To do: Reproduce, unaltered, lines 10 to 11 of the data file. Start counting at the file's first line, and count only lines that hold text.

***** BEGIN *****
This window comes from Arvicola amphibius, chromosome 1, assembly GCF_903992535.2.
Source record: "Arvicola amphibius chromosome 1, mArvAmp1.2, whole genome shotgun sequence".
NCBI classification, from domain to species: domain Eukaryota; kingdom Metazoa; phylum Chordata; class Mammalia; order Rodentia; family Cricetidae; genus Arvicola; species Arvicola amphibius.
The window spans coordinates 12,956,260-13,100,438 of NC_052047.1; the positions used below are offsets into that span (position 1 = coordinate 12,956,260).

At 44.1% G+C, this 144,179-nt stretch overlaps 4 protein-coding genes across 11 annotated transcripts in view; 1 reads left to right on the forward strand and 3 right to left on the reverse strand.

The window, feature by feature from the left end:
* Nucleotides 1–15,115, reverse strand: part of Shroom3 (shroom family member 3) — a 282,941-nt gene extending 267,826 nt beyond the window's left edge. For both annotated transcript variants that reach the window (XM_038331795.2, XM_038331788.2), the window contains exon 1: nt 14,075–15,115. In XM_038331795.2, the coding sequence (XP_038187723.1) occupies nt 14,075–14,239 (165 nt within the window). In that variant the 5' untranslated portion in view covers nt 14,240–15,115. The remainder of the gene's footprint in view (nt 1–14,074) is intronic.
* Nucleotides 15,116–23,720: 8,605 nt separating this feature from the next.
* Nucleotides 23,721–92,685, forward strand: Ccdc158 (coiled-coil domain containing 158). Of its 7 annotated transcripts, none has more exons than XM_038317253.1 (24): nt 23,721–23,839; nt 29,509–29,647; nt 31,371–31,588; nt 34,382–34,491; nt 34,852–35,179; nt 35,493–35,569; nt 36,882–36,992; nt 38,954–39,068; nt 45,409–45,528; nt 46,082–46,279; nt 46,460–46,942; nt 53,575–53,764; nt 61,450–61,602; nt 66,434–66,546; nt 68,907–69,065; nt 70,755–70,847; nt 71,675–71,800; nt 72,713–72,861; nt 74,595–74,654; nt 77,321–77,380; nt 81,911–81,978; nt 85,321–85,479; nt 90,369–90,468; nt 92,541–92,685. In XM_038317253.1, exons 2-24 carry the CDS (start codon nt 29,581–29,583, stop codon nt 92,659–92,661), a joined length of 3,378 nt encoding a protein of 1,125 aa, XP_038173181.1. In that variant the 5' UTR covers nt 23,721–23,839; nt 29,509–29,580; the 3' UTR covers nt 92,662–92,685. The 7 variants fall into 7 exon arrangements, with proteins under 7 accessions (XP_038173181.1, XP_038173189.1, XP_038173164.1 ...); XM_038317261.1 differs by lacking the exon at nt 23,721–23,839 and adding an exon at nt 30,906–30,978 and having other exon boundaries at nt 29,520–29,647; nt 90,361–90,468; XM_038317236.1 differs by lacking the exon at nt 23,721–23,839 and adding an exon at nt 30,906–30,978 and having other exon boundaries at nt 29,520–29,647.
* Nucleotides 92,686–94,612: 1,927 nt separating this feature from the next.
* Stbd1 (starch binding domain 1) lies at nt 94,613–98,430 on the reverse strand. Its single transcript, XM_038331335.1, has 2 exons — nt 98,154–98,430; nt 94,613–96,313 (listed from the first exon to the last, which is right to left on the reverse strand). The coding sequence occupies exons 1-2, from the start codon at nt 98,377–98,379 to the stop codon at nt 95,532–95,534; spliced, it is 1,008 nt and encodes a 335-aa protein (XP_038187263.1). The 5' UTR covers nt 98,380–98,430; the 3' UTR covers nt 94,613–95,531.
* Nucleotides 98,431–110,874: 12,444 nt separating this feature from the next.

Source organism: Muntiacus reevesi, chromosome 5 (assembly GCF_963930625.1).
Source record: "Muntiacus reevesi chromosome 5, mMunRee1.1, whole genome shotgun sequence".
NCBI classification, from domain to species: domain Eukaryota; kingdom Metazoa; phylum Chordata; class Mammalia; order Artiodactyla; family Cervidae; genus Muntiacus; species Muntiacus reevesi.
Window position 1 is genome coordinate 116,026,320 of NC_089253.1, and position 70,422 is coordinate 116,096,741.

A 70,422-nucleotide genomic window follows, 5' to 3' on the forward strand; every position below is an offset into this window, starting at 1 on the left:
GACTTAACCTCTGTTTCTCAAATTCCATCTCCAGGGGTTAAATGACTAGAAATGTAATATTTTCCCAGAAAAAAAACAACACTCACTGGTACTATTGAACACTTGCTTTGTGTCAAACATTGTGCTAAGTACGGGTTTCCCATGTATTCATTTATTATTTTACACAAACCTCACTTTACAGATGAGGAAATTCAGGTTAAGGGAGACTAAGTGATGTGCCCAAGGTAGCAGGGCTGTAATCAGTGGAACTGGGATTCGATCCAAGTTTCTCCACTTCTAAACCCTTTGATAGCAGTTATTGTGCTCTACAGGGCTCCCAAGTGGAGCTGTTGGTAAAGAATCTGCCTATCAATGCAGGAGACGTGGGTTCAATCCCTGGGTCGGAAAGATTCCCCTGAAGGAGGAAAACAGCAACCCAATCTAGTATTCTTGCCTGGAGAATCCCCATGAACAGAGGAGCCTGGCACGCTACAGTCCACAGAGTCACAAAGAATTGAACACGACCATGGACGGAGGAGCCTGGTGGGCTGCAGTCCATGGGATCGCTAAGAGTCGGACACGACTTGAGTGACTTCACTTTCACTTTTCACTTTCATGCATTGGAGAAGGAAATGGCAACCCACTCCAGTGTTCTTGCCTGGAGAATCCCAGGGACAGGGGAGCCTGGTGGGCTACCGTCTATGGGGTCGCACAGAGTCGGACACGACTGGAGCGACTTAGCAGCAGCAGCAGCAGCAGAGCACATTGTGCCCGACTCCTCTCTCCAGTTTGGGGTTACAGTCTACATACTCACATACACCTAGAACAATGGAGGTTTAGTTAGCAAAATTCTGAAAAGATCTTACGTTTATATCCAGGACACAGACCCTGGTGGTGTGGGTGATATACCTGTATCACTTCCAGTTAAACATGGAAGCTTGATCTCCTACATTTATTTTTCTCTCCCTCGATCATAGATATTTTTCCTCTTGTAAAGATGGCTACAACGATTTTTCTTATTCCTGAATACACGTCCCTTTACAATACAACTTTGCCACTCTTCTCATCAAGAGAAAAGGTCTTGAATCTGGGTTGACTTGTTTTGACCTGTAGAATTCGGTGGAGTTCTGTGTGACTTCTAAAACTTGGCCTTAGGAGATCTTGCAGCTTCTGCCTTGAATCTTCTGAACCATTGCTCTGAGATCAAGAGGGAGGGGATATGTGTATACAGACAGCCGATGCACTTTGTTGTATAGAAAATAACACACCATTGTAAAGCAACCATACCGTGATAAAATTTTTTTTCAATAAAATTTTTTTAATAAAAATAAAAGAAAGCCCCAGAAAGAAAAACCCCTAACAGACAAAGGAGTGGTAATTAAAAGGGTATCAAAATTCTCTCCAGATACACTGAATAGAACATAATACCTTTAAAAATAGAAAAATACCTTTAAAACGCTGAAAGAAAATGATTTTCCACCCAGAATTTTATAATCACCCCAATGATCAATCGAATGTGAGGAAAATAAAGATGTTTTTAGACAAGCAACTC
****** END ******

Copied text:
* Nucleotides 92,686–94,612: 1,927 nt separating this feature from the next.
* Stbd1 (starch binding domain 1) lies at nt 94,613–98,430 on the reverse strand. Its single transcript, XM_038331335.1, has 2 exons — nt 98,154–98,430; nt 94,613–96,313 (listed from the first exon to the last, which is right to left on the reverse strand). The coding sequence occupies exons 1-2, from the start codon at nt 98,377–98,379 to the stop codon at nt 95,532–95,534; spliced, it is 1,008 nt and encodes a 335-aa protein (XP_038187263.1). The 5' UTR covers nt 98,380–98,430; the 3' UTR covers nt 94,613–95,531.